The U.N. Security Council has adopted a resolution condemning the killing of Palestinian civilians at the Rafah refugee camp. The United States -- which has vetoed similar measures in the past -- abstained. The Arab-sponsored measure was approved by a 14-to-0 margin. The United States was the only country not joining the majority.
The Security Council resolution expresses grave concern at the large-scale demolition of homes in the refugee camp, and at the continued deterioration of the situation in territories occupied by Israel since 1967. But it is a toned down version of earlier drafts submitted by its chief sponsor, Algeria, which currently holds the Arab seat on the Council.
The vote came after intense negotiations over two days, involving the Algerian, Palestinian and U.S. ambassadors. It marked the first time since September 2002 that the United States has abstained on a Security Council vote against Israel.
In explaining his vote, Deputy U.S. Ambassador James Cunningham said the decision to abstain was motivated by Washington's concern about the killings in Rafah. "While we believe that Israel has the right to act to defend itself and its citizens, we do not see that its operations in Gaza in the last few days serve the purposes of peace and security," he said. "They have worsened the humanitarian situation and resulted in confrontations between Israeli forces and Palestinians, and have not, we believe, enhanced Israel's security."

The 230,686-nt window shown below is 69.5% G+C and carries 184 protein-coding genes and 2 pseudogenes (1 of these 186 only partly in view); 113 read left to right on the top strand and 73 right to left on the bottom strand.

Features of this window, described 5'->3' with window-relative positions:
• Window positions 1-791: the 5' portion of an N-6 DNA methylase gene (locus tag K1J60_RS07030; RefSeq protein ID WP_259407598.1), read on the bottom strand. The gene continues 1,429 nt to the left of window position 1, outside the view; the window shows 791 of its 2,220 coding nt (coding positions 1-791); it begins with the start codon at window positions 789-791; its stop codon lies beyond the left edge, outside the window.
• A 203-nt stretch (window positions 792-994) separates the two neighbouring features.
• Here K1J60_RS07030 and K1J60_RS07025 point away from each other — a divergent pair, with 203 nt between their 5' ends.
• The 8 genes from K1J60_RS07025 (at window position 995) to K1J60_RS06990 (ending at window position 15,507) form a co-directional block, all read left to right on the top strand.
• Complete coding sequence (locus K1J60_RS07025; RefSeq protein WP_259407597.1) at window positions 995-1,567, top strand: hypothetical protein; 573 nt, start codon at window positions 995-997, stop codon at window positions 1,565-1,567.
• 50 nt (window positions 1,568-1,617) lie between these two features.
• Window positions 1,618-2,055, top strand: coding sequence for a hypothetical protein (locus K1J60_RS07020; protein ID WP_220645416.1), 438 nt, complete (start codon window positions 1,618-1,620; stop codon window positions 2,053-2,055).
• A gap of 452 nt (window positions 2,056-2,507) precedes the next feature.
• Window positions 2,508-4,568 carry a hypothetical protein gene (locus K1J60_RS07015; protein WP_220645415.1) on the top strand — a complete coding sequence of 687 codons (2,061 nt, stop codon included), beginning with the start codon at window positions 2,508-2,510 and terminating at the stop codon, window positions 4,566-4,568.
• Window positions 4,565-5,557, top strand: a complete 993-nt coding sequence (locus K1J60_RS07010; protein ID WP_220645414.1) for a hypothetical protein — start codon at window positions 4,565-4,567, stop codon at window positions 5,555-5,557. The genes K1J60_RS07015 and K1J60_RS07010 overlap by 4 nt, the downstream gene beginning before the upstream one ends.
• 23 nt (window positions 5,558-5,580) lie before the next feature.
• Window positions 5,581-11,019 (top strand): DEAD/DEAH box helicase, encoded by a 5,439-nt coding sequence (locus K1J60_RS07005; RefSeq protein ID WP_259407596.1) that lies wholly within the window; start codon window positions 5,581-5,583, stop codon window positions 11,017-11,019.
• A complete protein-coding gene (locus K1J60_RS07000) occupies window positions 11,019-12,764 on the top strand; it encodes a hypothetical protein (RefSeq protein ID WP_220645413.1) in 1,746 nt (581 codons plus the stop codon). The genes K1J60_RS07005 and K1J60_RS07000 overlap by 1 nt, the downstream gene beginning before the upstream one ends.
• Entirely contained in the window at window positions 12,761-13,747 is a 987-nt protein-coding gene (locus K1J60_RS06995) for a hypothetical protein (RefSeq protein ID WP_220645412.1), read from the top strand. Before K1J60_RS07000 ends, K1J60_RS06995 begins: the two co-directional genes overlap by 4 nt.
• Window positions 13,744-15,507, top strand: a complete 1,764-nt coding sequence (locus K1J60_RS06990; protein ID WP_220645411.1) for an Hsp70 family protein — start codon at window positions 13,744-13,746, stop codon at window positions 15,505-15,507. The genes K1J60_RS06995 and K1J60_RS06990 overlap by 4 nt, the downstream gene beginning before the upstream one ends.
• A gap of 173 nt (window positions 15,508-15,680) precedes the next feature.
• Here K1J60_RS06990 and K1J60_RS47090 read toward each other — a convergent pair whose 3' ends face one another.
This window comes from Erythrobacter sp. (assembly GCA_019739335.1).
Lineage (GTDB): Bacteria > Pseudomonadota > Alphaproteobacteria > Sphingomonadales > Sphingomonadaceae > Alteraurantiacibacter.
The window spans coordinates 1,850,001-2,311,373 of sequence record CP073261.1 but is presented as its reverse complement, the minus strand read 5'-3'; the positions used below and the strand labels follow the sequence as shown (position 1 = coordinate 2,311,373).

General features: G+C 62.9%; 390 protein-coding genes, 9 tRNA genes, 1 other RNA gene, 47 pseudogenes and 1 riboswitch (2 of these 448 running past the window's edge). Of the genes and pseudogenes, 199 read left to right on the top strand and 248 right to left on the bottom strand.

In his speech to the Security Council, Palestinian U.N. representative Nasser Al-Kidwa called the Rafah killings "state terrorism." Afterward, he expressed hope the resolution would help in finding a way out of the violence. "The most important thing is that Security Council was finally able to pass an important resolution," he said. "Of course we would have hoped for stronger language, but I think the resolution is enough to provide suitable basis to get out of the current tragic situation."
Israeli Ambassador Dan Gillerman told the Security Council his country regrets the killing of civilians in Rafah. But he ridiculed the resolution, describing it as a blemish on those who presented it. He rejected the suggestion that the resolution might serve the cause of peace.
"We feel that the resolution of this kind is a resolution that actually emboldens terrorism rather than those who are fighting terrorism," said Mr. Gillerman. "We also feel that the litany of suffering albeit very biasedly by the Palestinian observer must be remembered as a litany of suffering brought on to us, onto the region, and especially onto the Palestinian people by their own corrupt and evil leadership."
The resolution was put forward after an international outcry against the demolition of homes and killings in the Rafah camp. Secretary General Kofi Annan this week appealed for an end to the demolitions, calling them a violation of international humanitarian law.